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AMORY, SON OF BEATRICE
SPIRES AND GARGOYLES
THE EGOTIST CONSIDERS
NARCISSUS OFF DUTY
THE DEBUTANTE
EXPERIMENTS IN CONVALESCENCE
YOUNG IRONY
THE SUPERCILIOUS SACRIFICE
THE EGOTIST BECOMES A PERSONAGE

 

Slowly and inevitably, yet with a sudden surge at the last, while Amory 

talked and dreamed, war rolled swiftly up the beach and washed the sands 

where Princeton played. Every night the gymnasium echoed as platoon 

after platoon swept over the floor and shuffled out the basket-ball 

markings. When Amory went to Washington the next week-end he caught some 

of the spirit of crisis which changed to repulsion in the Pullman car 

coming back, for the berths across from him were occupied by stinking 

aliens--Greeks, he guessed, or Russians. He thought how much easier 

patriotism had been to a homogeneous race, how much easier it would have 

been to fight as the Colonies fought, or as the Confederacy fought. And 

he did no sleeping that night, but listened to the aliens guffaw and 

snore while they filled the car with the heavy scent of latest America. 

 

In Princeton every one bantered in public and told themselves privately 

that their deaths at least would be heroic. The literary students read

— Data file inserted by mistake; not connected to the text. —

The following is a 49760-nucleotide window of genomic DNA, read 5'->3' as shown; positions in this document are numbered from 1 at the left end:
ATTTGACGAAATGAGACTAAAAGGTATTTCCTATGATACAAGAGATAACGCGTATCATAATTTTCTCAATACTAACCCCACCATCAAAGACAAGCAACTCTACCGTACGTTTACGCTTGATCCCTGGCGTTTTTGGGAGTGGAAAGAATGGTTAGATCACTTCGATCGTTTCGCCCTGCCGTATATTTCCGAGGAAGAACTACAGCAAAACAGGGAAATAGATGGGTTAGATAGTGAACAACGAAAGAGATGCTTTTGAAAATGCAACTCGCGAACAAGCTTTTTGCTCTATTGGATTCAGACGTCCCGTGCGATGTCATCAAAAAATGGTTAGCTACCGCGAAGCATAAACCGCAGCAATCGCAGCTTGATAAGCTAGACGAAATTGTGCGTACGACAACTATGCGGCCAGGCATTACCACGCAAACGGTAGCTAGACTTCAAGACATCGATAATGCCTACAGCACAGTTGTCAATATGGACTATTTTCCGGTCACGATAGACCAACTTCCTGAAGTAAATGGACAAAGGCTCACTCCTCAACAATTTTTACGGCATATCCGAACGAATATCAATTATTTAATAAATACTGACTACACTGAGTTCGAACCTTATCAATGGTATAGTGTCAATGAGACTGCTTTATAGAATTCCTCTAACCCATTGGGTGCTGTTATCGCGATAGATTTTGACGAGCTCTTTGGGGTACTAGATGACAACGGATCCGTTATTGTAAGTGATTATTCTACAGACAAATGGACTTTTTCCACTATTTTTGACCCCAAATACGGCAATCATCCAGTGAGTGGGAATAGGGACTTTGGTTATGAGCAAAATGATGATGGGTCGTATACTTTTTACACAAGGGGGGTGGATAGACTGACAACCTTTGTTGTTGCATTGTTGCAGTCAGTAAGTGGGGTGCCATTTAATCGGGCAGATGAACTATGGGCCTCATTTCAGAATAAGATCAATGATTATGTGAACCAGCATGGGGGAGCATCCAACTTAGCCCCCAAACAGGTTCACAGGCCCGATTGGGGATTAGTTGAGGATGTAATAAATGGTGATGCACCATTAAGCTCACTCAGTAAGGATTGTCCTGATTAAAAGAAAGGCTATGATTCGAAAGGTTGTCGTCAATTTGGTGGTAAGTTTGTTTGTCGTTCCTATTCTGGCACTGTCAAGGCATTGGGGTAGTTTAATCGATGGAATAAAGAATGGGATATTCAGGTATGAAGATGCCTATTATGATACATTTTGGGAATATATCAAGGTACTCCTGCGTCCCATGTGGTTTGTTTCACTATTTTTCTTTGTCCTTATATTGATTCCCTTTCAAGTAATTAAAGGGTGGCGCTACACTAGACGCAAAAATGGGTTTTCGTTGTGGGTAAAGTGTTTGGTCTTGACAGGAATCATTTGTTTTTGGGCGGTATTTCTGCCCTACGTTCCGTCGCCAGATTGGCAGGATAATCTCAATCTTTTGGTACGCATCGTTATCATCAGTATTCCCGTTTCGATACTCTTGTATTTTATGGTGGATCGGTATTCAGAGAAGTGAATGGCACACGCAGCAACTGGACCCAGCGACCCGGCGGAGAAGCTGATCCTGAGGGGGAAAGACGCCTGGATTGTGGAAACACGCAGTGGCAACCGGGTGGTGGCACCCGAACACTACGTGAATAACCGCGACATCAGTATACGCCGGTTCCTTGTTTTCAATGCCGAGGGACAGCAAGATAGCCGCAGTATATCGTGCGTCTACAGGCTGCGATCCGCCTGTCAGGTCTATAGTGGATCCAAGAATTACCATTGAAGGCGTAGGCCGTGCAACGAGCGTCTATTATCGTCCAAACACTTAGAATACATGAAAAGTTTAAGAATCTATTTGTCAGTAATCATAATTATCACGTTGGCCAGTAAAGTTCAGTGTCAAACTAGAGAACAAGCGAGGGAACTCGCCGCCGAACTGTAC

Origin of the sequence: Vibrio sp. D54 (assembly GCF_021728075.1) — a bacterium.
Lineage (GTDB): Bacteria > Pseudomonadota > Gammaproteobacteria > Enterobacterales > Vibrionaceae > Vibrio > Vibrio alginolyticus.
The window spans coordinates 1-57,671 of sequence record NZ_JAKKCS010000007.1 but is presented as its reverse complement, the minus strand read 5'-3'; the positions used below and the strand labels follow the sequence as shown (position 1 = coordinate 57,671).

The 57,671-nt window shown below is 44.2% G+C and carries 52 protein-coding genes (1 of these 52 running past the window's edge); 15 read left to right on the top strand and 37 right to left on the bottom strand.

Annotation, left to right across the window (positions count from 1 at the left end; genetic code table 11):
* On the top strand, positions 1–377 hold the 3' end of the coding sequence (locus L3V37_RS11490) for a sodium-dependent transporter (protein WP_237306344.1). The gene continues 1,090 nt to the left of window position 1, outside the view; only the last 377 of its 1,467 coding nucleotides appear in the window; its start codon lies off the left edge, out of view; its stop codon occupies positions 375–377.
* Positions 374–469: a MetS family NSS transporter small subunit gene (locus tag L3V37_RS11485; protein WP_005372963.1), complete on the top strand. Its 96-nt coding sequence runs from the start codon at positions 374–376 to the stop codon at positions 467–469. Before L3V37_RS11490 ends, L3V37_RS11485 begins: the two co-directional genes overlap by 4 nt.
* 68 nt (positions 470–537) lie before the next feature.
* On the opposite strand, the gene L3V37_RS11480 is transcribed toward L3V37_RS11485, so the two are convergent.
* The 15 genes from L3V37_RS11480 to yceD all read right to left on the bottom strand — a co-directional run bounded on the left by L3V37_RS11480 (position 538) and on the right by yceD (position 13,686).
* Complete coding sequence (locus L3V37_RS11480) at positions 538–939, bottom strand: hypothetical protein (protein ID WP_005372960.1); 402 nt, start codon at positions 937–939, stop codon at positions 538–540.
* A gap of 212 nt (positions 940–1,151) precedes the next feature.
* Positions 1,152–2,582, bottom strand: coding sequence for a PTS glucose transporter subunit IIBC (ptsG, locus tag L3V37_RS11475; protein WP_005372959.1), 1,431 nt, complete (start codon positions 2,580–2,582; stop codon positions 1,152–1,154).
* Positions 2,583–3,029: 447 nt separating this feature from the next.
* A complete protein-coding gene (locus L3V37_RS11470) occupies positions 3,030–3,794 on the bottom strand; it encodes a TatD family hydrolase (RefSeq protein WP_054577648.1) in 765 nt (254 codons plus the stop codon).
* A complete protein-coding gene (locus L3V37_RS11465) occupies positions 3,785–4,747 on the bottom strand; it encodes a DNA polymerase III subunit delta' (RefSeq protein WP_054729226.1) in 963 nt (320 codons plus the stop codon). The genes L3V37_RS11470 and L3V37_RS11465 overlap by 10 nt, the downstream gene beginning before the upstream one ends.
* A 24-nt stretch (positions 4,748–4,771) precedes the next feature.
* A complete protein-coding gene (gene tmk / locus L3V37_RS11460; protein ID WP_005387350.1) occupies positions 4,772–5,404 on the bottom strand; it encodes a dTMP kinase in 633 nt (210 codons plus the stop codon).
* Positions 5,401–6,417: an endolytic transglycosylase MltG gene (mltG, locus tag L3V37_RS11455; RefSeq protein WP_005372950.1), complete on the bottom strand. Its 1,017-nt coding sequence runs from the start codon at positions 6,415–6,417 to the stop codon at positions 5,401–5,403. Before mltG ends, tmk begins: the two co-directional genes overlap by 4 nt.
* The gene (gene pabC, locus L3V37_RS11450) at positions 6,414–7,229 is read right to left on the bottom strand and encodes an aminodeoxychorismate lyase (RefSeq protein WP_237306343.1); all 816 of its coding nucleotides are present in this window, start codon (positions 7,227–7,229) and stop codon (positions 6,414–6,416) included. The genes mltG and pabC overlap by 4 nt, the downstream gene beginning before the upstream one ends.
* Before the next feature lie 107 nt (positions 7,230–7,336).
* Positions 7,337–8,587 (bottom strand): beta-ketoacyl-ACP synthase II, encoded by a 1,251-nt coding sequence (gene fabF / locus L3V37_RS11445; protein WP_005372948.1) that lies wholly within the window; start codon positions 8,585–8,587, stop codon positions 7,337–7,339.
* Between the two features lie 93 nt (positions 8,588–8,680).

Rupert Brooke passionately; the lounge-lizards worried over whether the 

government would permit the English-cut uniform for officers; a few of 

the hopelessly lazy wrote to the obscure branches of the War Department, 

seeking an easy commission and a soft berth. 

 

Then, after a week, Amory saw Burne and knew at once that argument would 

be futile--Burne had come out as a pacifist. The socialist magazines, 

a great smattering of Tolstoi, and his own intense longing for a cause 

that would bring out whatever strength lay in him, had finally decided 

him to preach peace as a subjective ideal. 

 

"When the German army entered Belgium," he began, "if the inhabitants 

had gone peaceably about their business, the German army would have been 

disorganized in--" 

 

"I know," Amory interrupted, "I've heard it all. But I'm not going to 

talk propaganda with you. There's a chance that you're right--but even 

so we're hundreds of years before the time when non-resistance can touch 

us as a reality." 

 

"But, Amory, listen--" 

 

"Burne, we'd just argue--" 

 

"Very well." 

 

"Just one thing--I don't ask you to think of your family or friends, 


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